During Brian McKinney’s years as faculty adviser, from 1969 to 1976, the student newspaper once again changed its name, becoming “The Diablo Valley College Enquirer.”

“It was an exciting time for student newspapers,” McKinney says during an interview at his Orinda home. “There was a lot of hoo-ha going on, particularly on student newspapers.”

Inquirer alum Debbie Carvalho, who was on staff from 1970 to 1972, describes McKinney as a “pretty hip dude for his time.”

 “He was pretty laid back…[and] definitely a product of the ’60s,” she says during an interview in her cubicle at the Contra Costa Times. “He pretty much let us stretch and do what we wanted to do.”

Before coming to the Inquirer, McKinney had worked on his high school and college newspapers and edited the newspaper at Castle Air Force Base.

During this time, “The Enquirer” stirred considerable controversy with its news coverage.

McKinney recalls the time an Enquirer sports editor rode back from a basketball game with the DVC team only to witness players smoking marijuana in the back of the bus.

Viking athletes smoking pot became part of his subsequent story on the game.

All hell broke loose.

It’s not the job of the newspaper reporter to report to the government.”

— former adviser Brian McKinney

The basketball coach insisted on a meeting with McKinney and the sports editor in DVC President William Niland’s office.

“You shouldn’t have printed that story,” the coach said angrily. “Why didn’t you come to me?’

McKinney remembers retorting: “It’s not the job of the newspaper reporter to report to the government. The job of the newspaper is to print the news. This is news.”

Niland supported the “Enquirer,” but the debate loomed large in people’s memories long after the student journalists and athletes had departed to four-year schools.

Controversy also dogged the “Enquirer” in its coverage of DVC’s student government, particularly when the newspaper uncovered scandal in the Associated Students of DVC.

During this time, the lines between the newspaper and the student government sometimes blurred, with current and former Enquirer editors also serving on the ASDV board.

After Carvalho left the paper, she ran for ASDVC president and admitted to stuffing the ballot boxes to “prove it could be done,” according to a 1972 front page article “Ballot boxes stuffed, election thrown out.”

Another series of articles from 1971 reported on an ASDVC board member who was censured and made to stand for an internal trial. The “prosecutor” was an ASDVC board member and managing editor of “The Enquirer.”All charges were later dropped against the board member because proper protocol wasn’t followed when he was charged.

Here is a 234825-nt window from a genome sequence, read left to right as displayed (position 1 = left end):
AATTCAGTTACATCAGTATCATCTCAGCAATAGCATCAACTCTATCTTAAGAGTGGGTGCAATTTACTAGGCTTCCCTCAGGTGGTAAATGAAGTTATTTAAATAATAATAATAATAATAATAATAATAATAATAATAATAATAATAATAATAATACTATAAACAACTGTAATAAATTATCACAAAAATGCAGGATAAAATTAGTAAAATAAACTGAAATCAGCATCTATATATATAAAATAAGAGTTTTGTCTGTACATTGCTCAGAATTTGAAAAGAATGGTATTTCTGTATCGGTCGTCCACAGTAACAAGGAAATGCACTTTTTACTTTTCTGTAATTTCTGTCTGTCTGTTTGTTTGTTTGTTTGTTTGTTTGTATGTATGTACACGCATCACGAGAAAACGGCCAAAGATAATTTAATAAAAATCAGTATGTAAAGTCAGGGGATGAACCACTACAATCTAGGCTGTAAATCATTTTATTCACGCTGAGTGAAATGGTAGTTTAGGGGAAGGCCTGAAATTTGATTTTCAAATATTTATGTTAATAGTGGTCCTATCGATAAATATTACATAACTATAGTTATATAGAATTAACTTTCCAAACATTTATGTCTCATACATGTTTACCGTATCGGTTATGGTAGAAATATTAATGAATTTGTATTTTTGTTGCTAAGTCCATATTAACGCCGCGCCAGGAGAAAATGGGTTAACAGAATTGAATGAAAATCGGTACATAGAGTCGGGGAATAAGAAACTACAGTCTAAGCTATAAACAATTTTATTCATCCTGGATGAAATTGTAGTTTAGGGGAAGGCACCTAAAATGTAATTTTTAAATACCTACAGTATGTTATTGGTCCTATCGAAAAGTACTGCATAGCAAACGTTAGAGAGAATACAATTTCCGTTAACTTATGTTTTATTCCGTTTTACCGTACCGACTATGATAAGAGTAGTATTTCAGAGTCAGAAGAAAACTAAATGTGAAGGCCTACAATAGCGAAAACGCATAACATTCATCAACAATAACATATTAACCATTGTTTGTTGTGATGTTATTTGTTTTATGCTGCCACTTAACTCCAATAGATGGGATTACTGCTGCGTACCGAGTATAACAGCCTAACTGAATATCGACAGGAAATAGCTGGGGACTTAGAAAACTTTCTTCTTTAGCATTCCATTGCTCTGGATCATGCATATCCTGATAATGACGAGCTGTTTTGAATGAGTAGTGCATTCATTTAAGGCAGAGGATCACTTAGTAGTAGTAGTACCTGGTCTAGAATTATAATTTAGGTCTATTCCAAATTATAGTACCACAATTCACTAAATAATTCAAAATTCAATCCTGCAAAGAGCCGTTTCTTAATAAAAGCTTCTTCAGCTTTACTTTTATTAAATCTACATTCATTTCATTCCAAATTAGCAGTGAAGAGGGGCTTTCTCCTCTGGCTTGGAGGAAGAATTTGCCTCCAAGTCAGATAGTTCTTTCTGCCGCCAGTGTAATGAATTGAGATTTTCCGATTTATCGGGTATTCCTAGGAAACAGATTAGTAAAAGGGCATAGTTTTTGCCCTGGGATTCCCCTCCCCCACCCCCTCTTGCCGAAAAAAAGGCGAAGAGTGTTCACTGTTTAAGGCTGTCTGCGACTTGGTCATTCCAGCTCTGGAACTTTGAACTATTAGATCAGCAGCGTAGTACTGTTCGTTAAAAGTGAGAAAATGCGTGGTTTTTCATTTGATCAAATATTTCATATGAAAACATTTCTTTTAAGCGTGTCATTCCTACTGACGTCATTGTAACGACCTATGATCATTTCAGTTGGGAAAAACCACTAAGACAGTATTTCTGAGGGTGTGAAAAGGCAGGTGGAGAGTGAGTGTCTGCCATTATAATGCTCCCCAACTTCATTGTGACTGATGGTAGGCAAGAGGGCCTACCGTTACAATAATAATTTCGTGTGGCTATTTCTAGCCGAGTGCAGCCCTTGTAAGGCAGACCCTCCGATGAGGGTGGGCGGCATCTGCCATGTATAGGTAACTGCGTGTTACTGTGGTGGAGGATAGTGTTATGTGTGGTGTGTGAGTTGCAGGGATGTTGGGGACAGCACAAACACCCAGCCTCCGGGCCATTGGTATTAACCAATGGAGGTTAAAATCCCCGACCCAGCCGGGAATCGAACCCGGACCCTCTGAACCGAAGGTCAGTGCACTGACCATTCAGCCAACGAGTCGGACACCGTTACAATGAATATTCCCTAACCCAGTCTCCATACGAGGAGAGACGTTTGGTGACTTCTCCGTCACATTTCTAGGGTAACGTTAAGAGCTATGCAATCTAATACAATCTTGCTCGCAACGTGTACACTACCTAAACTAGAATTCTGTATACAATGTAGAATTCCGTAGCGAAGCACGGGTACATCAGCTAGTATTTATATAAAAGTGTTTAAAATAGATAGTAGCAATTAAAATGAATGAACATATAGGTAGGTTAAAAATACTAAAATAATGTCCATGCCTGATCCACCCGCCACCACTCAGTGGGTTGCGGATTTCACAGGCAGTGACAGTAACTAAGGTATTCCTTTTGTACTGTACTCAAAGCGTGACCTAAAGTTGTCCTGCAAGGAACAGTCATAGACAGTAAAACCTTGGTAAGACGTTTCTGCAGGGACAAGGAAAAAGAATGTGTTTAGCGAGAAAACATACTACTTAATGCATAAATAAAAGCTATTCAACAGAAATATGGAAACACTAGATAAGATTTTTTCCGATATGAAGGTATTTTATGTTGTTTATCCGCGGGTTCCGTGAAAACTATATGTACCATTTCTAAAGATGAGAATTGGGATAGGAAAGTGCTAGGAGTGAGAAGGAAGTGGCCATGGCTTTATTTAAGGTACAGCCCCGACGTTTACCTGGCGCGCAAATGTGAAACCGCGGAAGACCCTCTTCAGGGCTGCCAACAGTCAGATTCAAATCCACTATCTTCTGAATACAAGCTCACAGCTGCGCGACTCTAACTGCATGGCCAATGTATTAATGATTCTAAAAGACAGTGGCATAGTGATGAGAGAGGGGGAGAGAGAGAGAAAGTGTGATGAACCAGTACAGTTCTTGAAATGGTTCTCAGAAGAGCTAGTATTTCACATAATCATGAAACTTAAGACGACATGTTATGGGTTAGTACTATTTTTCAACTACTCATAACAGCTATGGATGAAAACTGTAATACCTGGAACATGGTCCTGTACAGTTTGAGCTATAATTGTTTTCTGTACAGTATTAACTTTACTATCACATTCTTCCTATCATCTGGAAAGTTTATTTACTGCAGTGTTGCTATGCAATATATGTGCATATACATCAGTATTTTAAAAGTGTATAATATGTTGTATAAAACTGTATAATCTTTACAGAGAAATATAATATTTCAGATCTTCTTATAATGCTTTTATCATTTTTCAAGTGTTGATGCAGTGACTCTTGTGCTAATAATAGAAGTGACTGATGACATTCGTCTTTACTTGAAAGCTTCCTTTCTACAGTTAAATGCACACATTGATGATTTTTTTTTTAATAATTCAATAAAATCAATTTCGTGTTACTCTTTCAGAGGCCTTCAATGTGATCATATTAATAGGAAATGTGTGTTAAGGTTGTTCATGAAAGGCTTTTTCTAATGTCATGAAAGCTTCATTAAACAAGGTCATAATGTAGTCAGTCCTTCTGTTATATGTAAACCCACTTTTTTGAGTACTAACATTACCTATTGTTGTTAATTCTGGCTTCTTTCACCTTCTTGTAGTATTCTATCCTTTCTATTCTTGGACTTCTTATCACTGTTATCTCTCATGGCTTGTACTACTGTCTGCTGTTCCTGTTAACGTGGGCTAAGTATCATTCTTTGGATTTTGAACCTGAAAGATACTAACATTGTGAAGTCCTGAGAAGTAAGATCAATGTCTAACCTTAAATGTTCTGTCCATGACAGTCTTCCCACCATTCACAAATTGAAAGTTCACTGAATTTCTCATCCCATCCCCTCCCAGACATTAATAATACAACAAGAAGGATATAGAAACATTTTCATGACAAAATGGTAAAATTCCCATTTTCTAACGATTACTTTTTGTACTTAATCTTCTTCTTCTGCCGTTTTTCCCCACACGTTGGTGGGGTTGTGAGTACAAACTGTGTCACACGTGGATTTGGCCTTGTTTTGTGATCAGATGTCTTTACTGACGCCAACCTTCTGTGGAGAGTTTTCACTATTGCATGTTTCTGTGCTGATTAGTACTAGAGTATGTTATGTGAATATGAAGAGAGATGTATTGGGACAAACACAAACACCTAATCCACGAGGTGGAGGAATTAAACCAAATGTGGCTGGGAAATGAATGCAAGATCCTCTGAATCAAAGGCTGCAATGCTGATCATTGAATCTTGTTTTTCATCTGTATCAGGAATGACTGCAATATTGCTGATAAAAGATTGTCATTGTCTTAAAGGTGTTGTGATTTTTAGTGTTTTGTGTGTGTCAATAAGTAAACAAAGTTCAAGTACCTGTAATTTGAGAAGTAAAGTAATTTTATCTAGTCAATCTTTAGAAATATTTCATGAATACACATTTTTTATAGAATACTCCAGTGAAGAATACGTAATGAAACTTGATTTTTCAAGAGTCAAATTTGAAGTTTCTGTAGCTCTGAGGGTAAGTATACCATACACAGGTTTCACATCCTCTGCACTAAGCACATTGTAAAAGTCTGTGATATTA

However, a month later the Enquirer reported that he was suspended for “blatant and overt attempts at censoring the Enquirer,” among other things.

“I don’t think they [the student council] liked that we were writing about them,” Carvalho says.

During McKinney’s years as adviser, the ASDVC paid for the Enquirer’s printing and supplies budget. But he who controls the purse strings can wield a pretty powerful stick. And McKinney remembers the day it came crashing down.

“The student council decided, ‘Why should we pay for this guy to whack away at us? Let’s just cancel them out.'” McKinney says. “So they took away all of our funding.” 

“For about seven weeks, we were printing on mimeograph machines. That was really painful.”

McKinney said the “Enquirer” staff tried to get the ASDVC to change its mind, but to no avail. Fortunately the district stepped in and provided some funds for printing.

“Newspapers are the national enemy of government,” McKinney says.

In response to the ASDVC withdrawing its financial support, the Enquirer ran a front page story with the headline, “Fastest freeze in the west: The Enquirer and its off -again on-again funds.”

Aside from student government, there were problems just getting the paper out each week.

“We didn’t have our own dark room, so we had to use the one used by photography students, McKinney says. “Sometimes our guys couldn’t get in there and had to wait.”

Carvalho, who became editor in chief during her time at the “Enquirer,” later graduated with a degree in journalism from San Jose State, covered sports for the Contra Costa Times and is now its TV Times/copy editor.

McKinney, who gave up advising to become a full-time English professor at DVC, still becomes passionate when talking about importance of the student newspaper and its “watch-dog” role, whether “Inquirer” is spelled with an “e” or an “i.”

“[Without it] you’ll lose a very important eye on what’s going on for students, faculty, administrators and staff,” McKinney says. “They all need to know what’s happening, and the only way they get to know is by reading the newspaper.”